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If You “Prefer” Financials
09/29/2008 12:00 am EST
Scott Burns, editor of Morningstar ETFInvestor, finds a niche ETF that specializes in preferred shares issued by financial institutions.
The PowerShares Financial Preferred ETF (Amex: PGF) is a market-capitalization-weighted index created to track the results of certain preferred securities issued in the United States by financial institutions. (Neither Fannie Mac nor Freddie Mae is represented in this portfolio, but Lehman Brothers is.)
It’s good for people who are looking to make a more conservative investment in the financial sector than owning a simple equity sector ETF such as Financial Select SPDR. Preferred shares are a hybrid of debt and equity instruments, offering a consistent debt-like payout without the benefit of the elevated claims of debt in a restructuring. Although the risk on preferred shares is greater than debt, the investor is compensated with higher yield.
Adding preferred equity securities to a portfolio is analogous to adding fixed income. The caveat is that, given the hybrid nature of preferred shares, these securities [are] much more volatile than fixed income. The Financial Preferred fund has a nearly 50% exposure to international financial institutions.
Like all preferred stock securities, PGF benefits from the fact that its dividends are taxed like common dividends. At current rates, this means a 15% tax rate, compared with fixed-income or bond interest payments that are taxed as ordinary income at the investor’s maximum tax rate.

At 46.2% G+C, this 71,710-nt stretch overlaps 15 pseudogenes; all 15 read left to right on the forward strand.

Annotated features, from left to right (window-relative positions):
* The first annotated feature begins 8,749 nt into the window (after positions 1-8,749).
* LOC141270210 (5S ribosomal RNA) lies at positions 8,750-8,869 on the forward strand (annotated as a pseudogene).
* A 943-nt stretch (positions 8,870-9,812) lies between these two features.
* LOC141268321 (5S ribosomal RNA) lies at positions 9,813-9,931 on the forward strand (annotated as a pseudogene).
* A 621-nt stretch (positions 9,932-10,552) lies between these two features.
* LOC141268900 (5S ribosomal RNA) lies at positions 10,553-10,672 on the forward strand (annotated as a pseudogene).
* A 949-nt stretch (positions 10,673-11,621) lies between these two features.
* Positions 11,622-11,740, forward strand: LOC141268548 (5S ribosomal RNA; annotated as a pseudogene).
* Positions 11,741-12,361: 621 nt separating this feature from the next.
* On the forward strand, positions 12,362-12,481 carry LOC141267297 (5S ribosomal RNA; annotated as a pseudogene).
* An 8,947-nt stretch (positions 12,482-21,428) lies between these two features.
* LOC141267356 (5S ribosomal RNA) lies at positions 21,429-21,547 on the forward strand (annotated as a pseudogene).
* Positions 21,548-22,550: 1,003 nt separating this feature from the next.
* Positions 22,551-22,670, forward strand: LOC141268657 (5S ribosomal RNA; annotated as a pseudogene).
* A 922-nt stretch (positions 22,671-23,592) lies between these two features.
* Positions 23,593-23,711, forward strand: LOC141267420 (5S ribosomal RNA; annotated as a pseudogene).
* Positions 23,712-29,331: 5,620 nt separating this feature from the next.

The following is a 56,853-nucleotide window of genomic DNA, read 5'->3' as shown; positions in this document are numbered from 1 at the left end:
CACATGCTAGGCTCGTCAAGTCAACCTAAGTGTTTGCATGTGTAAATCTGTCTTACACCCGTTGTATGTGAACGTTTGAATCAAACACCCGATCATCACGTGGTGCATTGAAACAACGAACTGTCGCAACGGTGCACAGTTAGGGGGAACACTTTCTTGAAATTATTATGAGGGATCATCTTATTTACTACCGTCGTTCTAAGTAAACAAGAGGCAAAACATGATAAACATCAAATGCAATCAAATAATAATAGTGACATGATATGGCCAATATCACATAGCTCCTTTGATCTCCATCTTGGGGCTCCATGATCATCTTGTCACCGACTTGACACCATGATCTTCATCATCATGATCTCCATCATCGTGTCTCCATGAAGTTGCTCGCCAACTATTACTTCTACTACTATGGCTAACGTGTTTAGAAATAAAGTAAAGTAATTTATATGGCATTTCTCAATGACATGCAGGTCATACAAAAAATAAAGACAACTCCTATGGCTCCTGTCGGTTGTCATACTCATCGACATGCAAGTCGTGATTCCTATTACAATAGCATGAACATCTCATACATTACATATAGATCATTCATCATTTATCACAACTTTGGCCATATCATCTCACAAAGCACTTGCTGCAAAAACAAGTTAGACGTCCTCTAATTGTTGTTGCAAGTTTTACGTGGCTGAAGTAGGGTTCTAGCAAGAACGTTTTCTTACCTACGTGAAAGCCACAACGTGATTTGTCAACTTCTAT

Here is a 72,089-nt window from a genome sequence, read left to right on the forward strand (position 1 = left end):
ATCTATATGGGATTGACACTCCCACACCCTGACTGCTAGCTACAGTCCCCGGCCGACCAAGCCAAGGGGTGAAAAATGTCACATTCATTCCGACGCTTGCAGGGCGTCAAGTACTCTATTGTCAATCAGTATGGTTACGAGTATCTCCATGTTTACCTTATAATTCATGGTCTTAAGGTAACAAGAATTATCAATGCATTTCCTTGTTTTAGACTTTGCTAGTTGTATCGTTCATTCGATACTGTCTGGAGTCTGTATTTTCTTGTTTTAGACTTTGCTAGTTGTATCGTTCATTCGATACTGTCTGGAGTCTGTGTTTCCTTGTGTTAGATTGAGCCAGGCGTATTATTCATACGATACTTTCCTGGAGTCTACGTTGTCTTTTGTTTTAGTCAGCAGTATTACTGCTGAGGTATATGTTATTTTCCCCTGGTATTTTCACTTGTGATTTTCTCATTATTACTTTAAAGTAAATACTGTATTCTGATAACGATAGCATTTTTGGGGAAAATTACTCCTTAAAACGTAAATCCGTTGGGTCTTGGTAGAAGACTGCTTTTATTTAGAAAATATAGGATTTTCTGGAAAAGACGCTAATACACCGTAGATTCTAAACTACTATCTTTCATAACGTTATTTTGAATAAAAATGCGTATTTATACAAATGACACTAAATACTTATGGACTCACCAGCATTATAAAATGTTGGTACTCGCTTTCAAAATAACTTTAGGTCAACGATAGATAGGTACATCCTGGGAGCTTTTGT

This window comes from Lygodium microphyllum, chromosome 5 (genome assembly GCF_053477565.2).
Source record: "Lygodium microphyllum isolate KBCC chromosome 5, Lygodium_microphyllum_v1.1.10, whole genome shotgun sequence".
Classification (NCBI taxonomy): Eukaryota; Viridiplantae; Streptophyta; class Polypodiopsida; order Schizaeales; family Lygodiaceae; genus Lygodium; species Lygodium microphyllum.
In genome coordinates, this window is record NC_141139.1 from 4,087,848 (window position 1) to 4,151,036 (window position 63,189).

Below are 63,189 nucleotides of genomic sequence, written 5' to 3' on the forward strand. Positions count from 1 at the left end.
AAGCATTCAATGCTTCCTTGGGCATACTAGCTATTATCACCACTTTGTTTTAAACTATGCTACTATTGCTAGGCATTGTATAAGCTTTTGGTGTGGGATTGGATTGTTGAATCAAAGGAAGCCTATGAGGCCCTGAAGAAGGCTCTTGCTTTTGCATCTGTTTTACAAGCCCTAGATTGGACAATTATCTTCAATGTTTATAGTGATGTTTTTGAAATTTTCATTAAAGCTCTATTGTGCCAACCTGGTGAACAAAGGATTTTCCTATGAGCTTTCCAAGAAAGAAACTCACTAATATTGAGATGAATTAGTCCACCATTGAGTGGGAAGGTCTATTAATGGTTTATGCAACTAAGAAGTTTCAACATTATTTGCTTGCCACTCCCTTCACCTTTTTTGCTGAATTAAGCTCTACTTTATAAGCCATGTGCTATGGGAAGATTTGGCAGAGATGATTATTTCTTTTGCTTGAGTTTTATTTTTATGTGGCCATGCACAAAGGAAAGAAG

The financials sector has certainly been taking its lumps lately, and we expect weakness to continue. As a result of this turmoil, we have seen a steady increase in the uncertainty ratings that analysts have been assigning to companies in this index. This highlights the pressure that banks and other financial institutions are likely to continue facing throughout the remainder of the year.
Even with these short-term disruptions in the financials sector, the components of this index are trading at a pretty deep discount to their long-term intrinsic value. Although there are some deep values in the sector, the risk to equity holders—both common and preferred—has certainly increased as trouble in the credit markets continues to unravel.
Before July, Financial Preferred ETF had held up considerably better than its financial common equity cousins, but fears [about] bank failures and a continued collapse of the mortgage market even put the security of structurally superior preferred shares in doubt. Although things have settled down quite a bit, this should serve as a reminder to any would-be investor that there is still a decent amount of risk inherent in this ETF.
Even after adjusting for the risk, we currently think it is undervalued. (PGF closed below $16 Friday—Editor.)
With an expense ratio of 0.72%, this is not the cheapest ETF. As one of the few preferred ETF offerings around, it doesn’t really have a lot of competition right now. The broader fixed-income-oriented iShares Lehman Aggregate Bond (Amex: AGG) sports a 0.20% fee.
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